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Episodes & Studies Volume 1

The Withdrawal

The Withdrawal

THE BATTALION’S withdrawal was made in good order, quickly, and with complete success. German flares were casting a bright light over the position when the troop received orders to retire. Its vehicles, now three portées, the commander’s ‘pick-up’, and the troop 3-ton lorry, were in the last party to leave. This comprised the field artillery, which kept up its fire to the very last moment, the battalion’s Bren carriers, and the last infantry company, the infantrymen riding on the gun vehicles and the carriers. One German prisoner also found a seat in the troop commander’s truck. It was not until eleven o’clock at night that L Troop and the 26th Battalion re-established contact with the 6th Brigade and bedded down for the night near Point 175.

Before the withdrawal the troop’s casualties were attended by the 26th Battalion’s Medical Officer, Lieutenant G. C. Jennings23, who earned the admiration of the gunners by bringing his RAP* truck to within fifty yards of the forward positions.

Reporting on this action, Brigadier Barrowclough wrote: ‘It will be appreciated that this small force had been hotly attacked by an enemy column which had already proved itself strong enough to defeat and overthrow the whole of the 5th South African Brigade Group. That the 26th Battalion and its supporting artillery and anti-tank guns were able to maintain their positions and come out of the action with surprisingly few casualties was an eloquent tribute to the high standard of training and fortitude of all ranks. After the action there was no question that the infantry had the highest possible regard for the gunners. Nor were the gunners less generous in their praise of the way in which the infantry first stood its ground and then fought the rearguard action back to the main body of the Brigade group.’

Lieutenant Pepper estimated that L Troop had knocked out 24 tanks as well as many unarmoured vehicles. As the fight progressed the front had become lined with burning vehicles, some South African, many of them transport lorries. In the dust and smoke, with the sinking sun shining into the eyes of the observer, it must have been extremely difficult to make an accurate count. The fact that eight field guns of the 30th Battery were also in action against the enemy armour made a tally all the more uncertain. It was reported by the British that the German attack against the South page 30 Africans and the 26th Battalion cost the enemy 52 tanks. With that as a total figure, and taking into account that the two L Troop guns fired nearly 700 rounds between them in about three hours’ fighting, the figure of 24 certainties is at least possible, even allowing for the long range at which many of the shots were fired.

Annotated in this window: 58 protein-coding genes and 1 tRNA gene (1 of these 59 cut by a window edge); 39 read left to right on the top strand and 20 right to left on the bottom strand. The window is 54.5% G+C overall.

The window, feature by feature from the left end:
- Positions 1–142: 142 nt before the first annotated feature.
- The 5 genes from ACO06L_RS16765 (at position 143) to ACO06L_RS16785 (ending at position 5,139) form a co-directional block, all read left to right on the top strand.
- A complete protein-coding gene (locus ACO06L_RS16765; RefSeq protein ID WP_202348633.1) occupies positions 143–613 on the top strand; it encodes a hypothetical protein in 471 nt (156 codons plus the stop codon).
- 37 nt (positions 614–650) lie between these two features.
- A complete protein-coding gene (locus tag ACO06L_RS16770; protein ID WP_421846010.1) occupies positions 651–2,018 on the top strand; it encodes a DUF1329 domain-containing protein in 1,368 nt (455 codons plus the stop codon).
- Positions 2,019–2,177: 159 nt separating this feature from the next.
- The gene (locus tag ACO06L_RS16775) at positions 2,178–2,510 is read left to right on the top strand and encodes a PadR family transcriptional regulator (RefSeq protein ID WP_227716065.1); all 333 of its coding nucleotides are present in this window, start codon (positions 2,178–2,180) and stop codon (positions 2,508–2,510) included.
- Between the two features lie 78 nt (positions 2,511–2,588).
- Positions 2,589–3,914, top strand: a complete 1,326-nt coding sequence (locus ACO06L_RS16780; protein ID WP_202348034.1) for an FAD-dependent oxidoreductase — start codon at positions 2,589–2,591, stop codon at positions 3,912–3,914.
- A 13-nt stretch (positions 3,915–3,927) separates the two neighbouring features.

On the debit side, one L Troop gunner was killed and three were wounded, and two guns and one portée lost. The afternoon’s fighting in this area cost the Eighth Army almost the whole of the 5th South African Brigade, as well as some tanks of the 22nd Armoured Brigade. Against that there were the indefinite but certainly considerable German infantry casualties besides the losses in tanks and transport.

At the time of this engagement, it is probable that Rommel thought he had encountered a considerably larger proportion of the New Zealand Division than was actually the case. It was later stated by Colonel Mario Revetria, Chief Intelligence Officer of the Italian forces under Rommel’s command, that the German leader had first been under the impression that the 6th New Zealand Infantry Brigade had been virtually wiped out in company with the 5th South African Brigade on 23 November. Instead, on that same afternoon, the 25th Battalion had driven the Germans from Point 175, and the brigade was to take heavy toll of the enemy from the Sidi Rezegh escarpment before it was finally dislodged on 1 December.

Throughout this short but severe action the leadership of the anti-tank troop commander, Lieutenant Pepper, was an inspiration to his men, and indeed to all the New Zealanders there. Regardless of the heavy small-arms fire, he moved from gun to gun encouraging the crews, meeting every emergency promptly and with skill. At one stage, when the arrival of some South African vehicles and the distortion of an order gave the impression that there was a general withdrawal, he corrected the error and by personal visits to each gun made sure that the line was maintained. For this outstanding work under extraordinarily difficult circumstances, and his complete disregard of personal danger, Lieutenant Pepper was awarded the Military Cross. It was a grave misfortune for the troop and the regiment when, three days later, he was so badly injured by a staff car which backed into the slit-trench in which he was resting, that he had to be invalided back to New Zealand.

Good fortune attended L Troop to the end of the short but bitterly-fought campaign. Both the battery’s other two-pounder troops, J and K, were overrun with the 24th and 26th Battalions above the mosque at Sidi Rezegh on 30 November, with heavy casualties and complete loss of equipment. With the survivors of the 25th Battalion, L Troop was able to withdraw next day, and made its way back to Baggush with what remained of the 4th and 6th New Zealand Infantry Brigades.

* Regimental aid post.